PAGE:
Characterization of Upper Extremity Motor Control Using Virtual Reality
Date of Award
M.S. in Mechanical Engineering
Department of Mechanical and Aerospace Engineering
Task specific training has been shown to be an effective neuromotor rehabilitation intervention. However, these tasks are often repetitive and encompass a combination of activities of daily living. Virtual reality (VR) systems are becoming increasingly popular as a therapeutic tool due to their ability to create a fully customizable dynamic simulation model. This study’s primary aim is to characterize how biomechanical joint angles are impacted by direction and location of the movement tasks. The secondary aim of this study is to determine if joint angle biomechanics for a specific task are significantly impacted by a parallel task condition: unilateral (one arm at a time), mirrored (both arms moving in the same direction), or opposing (both arms moving in opposite directions) motion. Healthy participants (n=16), without any upper limb injuries, were asked to play a commercially available VR game known as Beat Saber, using customized levels. The levels were separated into unilateral, mirrored, or opposing tasks. Within each level the movements were organized by hand, height, vertical position, and direction of the cut. Results allowed the kinematics characterization for each movement task factor. Horizontal tasks included inward and outward motions as well as decrease wrist extension. Vertical tasks included upward and downward tasks, as well as providing higher targets. Such tasks were found to increase shoulder flexion, wrist radial deviation, wrist ulnar deviation, and elbow flexion. The further the target was from the shoulder joint center, the more shoulder flexion and abduction occurred, for all directions. Mirrored and unilateral motions often exaggerated joint angles, while opposing motions muted the metrics.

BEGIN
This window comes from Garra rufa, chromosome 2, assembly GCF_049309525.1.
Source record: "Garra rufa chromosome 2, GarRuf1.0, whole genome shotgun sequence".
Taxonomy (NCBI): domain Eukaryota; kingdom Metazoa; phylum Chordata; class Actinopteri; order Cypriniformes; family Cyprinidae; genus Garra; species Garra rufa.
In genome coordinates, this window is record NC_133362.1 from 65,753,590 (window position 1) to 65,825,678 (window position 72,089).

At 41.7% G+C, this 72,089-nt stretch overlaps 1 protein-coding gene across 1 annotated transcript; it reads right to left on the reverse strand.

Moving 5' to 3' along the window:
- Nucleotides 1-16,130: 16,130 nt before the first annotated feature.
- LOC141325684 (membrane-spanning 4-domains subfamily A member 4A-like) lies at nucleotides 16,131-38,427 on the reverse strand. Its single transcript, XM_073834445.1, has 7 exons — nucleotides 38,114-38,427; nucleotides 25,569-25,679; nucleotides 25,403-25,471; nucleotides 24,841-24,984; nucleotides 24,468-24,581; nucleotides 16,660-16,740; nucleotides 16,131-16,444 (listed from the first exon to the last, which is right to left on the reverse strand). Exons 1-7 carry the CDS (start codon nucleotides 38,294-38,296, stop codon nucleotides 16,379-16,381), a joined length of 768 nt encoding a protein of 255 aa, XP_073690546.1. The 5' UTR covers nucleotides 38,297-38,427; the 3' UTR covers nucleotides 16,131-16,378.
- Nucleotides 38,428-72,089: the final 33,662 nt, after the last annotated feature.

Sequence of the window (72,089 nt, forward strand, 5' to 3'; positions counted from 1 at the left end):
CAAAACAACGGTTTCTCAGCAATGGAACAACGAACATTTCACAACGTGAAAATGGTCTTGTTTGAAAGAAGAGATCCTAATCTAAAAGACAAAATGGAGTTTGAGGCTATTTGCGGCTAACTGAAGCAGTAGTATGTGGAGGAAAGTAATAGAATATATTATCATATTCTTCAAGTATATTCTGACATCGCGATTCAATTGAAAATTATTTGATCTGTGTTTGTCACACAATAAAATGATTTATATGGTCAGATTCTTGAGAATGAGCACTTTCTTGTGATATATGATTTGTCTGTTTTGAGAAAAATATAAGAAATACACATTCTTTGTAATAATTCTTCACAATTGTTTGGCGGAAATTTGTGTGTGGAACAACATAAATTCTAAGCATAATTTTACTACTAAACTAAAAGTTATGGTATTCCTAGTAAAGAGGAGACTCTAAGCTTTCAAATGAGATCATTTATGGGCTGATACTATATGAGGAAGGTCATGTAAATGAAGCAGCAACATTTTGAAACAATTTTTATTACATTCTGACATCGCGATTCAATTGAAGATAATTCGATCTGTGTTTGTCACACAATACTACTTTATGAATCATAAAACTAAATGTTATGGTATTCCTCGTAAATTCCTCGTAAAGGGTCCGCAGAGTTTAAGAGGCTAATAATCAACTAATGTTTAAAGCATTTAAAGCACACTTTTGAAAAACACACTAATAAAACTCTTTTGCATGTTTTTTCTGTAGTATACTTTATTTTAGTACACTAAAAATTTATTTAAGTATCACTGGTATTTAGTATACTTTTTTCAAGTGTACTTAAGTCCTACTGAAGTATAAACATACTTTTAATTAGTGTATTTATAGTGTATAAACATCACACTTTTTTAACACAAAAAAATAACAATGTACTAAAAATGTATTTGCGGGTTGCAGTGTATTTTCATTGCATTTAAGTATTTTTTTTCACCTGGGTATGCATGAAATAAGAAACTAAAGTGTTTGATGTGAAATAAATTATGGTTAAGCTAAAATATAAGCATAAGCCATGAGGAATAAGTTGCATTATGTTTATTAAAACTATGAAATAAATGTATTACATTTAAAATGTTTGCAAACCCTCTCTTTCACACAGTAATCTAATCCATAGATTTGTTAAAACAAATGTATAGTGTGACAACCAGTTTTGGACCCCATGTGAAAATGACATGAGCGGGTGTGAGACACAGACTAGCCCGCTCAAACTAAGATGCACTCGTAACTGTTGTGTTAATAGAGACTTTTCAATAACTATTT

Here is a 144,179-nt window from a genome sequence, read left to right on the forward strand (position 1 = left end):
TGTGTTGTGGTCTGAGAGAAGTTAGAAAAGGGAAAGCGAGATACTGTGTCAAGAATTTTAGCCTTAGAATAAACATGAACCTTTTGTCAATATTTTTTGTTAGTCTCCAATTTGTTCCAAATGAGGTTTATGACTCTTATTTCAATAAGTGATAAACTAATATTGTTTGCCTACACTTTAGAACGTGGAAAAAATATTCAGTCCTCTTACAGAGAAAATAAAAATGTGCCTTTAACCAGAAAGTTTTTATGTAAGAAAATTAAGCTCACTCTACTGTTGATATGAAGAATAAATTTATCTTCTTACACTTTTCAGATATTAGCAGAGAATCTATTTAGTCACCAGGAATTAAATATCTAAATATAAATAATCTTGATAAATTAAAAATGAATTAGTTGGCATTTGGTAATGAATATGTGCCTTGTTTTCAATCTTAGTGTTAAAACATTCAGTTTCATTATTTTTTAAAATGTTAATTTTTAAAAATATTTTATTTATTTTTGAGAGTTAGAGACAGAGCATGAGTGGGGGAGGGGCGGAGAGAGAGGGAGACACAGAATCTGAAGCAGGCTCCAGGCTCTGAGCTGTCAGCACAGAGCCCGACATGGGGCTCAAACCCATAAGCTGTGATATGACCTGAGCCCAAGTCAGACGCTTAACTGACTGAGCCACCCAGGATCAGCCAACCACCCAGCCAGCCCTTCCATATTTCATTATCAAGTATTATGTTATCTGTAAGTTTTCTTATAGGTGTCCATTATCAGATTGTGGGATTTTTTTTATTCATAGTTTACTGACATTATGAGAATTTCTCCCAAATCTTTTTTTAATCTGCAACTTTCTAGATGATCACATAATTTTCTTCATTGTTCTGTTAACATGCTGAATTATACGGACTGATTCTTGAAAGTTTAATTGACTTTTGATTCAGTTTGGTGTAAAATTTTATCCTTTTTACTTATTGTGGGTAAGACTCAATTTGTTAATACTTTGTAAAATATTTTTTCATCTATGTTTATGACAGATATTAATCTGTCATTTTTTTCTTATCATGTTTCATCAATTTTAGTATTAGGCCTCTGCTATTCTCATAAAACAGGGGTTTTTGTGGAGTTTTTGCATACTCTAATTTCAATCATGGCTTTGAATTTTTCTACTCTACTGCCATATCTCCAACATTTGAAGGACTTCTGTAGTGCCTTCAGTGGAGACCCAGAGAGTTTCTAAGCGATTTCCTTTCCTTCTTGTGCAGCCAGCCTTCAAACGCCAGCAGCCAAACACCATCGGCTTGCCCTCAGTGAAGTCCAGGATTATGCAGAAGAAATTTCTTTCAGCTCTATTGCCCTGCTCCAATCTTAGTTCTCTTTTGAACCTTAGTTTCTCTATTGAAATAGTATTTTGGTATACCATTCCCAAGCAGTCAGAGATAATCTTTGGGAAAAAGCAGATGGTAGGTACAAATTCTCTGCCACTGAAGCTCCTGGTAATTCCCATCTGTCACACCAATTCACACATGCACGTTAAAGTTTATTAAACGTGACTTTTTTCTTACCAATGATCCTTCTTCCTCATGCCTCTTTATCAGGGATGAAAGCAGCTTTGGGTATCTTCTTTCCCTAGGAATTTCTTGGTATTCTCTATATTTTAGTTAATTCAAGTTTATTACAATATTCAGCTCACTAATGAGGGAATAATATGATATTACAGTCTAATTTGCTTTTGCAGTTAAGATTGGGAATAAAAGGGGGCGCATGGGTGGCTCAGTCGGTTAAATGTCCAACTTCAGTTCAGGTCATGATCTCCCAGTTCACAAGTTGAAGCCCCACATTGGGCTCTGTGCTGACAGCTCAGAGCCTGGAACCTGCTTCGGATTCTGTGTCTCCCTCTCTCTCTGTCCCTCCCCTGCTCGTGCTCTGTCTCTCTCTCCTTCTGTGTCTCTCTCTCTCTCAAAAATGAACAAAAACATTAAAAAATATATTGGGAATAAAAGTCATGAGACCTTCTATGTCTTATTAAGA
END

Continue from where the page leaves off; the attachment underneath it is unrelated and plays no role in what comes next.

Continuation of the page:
Upper Extremity, Virtual Reality, Inertial Measurement Units, Kinematics
Copyright © 2023, Author
Miller, Skyler, "Characterization of Upper Extremity Motor Control Using Virtual Reality" (2023). Graduate Theses and Dissertations. 7281.